Wednesday, May 31, 2006

Viva Las Concept

How do we conceptualize? Or do we? Why would we want to do so? How is conceptualization different than, say, innovation? What is distinctive about those mental acts which are designated conceptualization? Is conceptualization a specifically mental act? Does giving conceptualization a new kind of primacy lead those who do so into a new instantiation of psychologism within philosophy? Why would conceptualization not be a subjectivity? ( In that old-fashioned sense of the word Is there anything about conceptualization which would free conceptualization from being yet another form of organization, and therefore repression? Is there any particular reason to believe that when we desire to conceptualize we are not desiring, not a form of resistance, but yet another form of our own repression?

I want to approach these questions while continuing on in trying to explain why I think that Deleuze and Guattari’s strategy of resistance requires a saturation of the social field by concept creation.

I have to try, very briefly, to indicate Deleuze and Guattari’s understanding that the social field in which our resistance is to be enacted is almost entirely unlike the one in the nineteenth century in which Marx theorized resistance:

“In comparison to the capitalist State, the socialist States are children—but children who learned something from their father concerning the axiomatizing role of the State. But the socialist States have more trouble stopping unexpected flow leakage except by direct violence. What on the contrary can be called the co-opting power of capitalism can be explained by the fact that its axiomatic is not more flexible, but wider and more englobing. In such a system no one escapes participation in the activity of antiproduction that drives the entire productive system. ‘ But it is not only those who man and supply the military machine who are engaged in an anti-human enterprise. The same can be said in varying degrees of many millions of other workers who produce, and create wants for, goods and services which no one needs. And so interdependent are the various sectors and branches of the economy that nearly everyone is involved in one way or another in these anti-human activities: the farmer supplying food to troops fighting in Vietnam, the tool and die makers turning out the intricate machinery needed for a new automobile model, the manufacturers of paper and ink and TV sets whose products are used to control the minds of the people, and so on and so on.’( Baran and Sweezy, Monopoly Capital, page 344.) […] The definition of surplus value must be modified in terms of the machinic surplus value of constant capital, which distinguishes itself from the human surplus value of variable capital and from the nonmeasurable nature of this aggregate of surplus value of flux.”– Anti-Oedipus, pages 236,237.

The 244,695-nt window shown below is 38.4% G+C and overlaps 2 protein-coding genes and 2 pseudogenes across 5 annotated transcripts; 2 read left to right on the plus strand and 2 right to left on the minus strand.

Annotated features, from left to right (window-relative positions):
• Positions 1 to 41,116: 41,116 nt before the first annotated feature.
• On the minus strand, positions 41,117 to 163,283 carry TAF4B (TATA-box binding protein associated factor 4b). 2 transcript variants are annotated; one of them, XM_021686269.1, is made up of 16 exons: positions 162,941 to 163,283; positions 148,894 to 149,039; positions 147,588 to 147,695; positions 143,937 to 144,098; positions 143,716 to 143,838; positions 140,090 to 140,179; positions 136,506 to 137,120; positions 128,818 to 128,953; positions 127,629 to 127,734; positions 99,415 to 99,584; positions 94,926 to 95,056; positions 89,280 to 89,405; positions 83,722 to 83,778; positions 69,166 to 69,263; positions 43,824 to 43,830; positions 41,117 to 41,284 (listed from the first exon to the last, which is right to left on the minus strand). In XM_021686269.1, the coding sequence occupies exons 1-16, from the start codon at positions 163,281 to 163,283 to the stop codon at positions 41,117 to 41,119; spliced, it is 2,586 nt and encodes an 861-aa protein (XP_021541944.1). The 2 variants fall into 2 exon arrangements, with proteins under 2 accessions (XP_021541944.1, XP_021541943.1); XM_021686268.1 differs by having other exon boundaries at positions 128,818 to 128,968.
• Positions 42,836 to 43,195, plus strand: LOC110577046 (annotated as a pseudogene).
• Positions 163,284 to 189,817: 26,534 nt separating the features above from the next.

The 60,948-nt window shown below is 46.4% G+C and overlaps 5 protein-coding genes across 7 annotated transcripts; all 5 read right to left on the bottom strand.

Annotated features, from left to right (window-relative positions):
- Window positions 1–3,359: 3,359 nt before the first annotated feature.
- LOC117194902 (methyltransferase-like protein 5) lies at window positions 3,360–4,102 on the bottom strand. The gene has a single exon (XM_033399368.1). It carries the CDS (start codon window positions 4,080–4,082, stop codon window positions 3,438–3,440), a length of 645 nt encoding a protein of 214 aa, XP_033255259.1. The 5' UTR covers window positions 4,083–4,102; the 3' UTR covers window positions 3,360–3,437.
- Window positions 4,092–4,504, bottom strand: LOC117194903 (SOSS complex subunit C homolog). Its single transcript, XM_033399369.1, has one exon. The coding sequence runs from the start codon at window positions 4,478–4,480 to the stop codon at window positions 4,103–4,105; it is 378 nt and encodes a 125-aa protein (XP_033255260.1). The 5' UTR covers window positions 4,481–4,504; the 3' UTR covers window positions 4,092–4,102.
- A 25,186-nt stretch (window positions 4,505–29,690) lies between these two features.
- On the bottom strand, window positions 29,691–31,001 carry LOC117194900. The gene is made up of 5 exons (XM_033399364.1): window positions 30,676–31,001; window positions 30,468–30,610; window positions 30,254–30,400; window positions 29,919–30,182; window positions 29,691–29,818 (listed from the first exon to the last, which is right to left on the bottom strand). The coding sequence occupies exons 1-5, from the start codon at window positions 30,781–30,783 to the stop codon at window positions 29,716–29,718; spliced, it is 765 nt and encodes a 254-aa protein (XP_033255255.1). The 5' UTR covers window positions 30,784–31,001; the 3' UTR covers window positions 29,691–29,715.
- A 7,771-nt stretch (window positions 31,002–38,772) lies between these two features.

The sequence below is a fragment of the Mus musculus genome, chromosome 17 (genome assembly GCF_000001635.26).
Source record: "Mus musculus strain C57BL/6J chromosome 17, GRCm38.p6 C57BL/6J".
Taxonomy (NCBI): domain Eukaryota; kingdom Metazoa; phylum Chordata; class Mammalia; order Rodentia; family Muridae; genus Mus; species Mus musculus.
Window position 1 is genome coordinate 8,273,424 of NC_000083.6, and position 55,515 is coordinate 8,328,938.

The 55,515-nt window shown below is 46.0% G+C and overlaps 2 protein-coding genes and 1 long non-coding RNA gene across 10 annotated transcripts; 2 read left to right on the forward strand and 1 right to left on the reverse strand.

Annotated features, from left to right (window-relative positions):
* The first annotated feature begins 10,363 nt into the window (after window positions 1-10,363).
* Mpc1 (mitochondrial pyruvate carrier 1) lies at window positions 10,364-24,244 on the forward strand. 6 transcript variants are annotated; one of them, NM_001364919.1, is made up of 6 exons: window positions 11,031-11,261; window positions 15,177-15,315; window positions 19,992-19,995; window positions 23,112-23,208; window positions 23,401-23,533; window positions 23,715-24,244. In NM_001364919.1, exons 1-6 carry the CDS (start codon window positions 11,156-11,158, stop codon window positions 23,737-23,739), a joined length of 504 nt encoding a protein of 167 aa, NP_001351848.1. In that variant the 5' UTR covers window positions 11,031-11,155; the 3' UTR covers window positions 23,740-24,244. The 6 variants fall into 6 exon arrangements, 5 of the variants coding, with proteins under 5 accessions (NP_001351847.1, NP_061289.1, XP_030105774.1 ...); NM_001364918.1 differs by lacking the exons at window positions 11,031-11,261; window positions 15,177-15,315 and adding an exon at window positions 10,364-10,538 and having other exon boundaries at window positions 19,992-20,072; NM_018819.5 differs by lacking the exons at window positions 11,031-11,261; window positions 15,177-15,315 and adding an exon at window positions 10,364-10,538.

This fantastic hallucinatory and horrifying admixture of production and anti-production leads Deleuze and Guattari to pose these questions:

“So what is the solution? Which is the revolutionary path? Psychoanalysis is of little help, entertaining as it does the most intimate of relations with money, and recording – while refusing to recognize it—an entire system of economic-monetary dependences at the heart of the desire of every subject it treats. Psychoanalysis constitutes for its part a gigantic enterprise of absorption of surplus value. But which is the revolutionary path? Is there one ? –To withdraw from the one world market, as Samir Amin advises Third World countries to do, in a curious revival of the fascist ‘economic solution’? Or might it be to go in the opposite direction? To go still further, that is, in the movement of the market, of decoding and deterritorialization? For perhaps the flows are not yet deterritorialized enough, not decoded enough, from the viewpoint of a theory and practice of a highly schizophrenic character. Not to withdraw from the process, but to go further, to ‘accelerate the process,’ as Nietzsche put it: in this matter, the truth is that we haven’t seen anything yet.” Anti-Oedipus, pages 239-240.

I am pushing toward a direct linking of the ideas of concept creation and what it means to “ go still further, in the movement of the market, of decoding and deterritorialization” to accelerate these processes…

5 Comments:

Anonymous Anonymous said...

Dear Yusef,

Let me be pedantic, at least about your Spanish. It IS: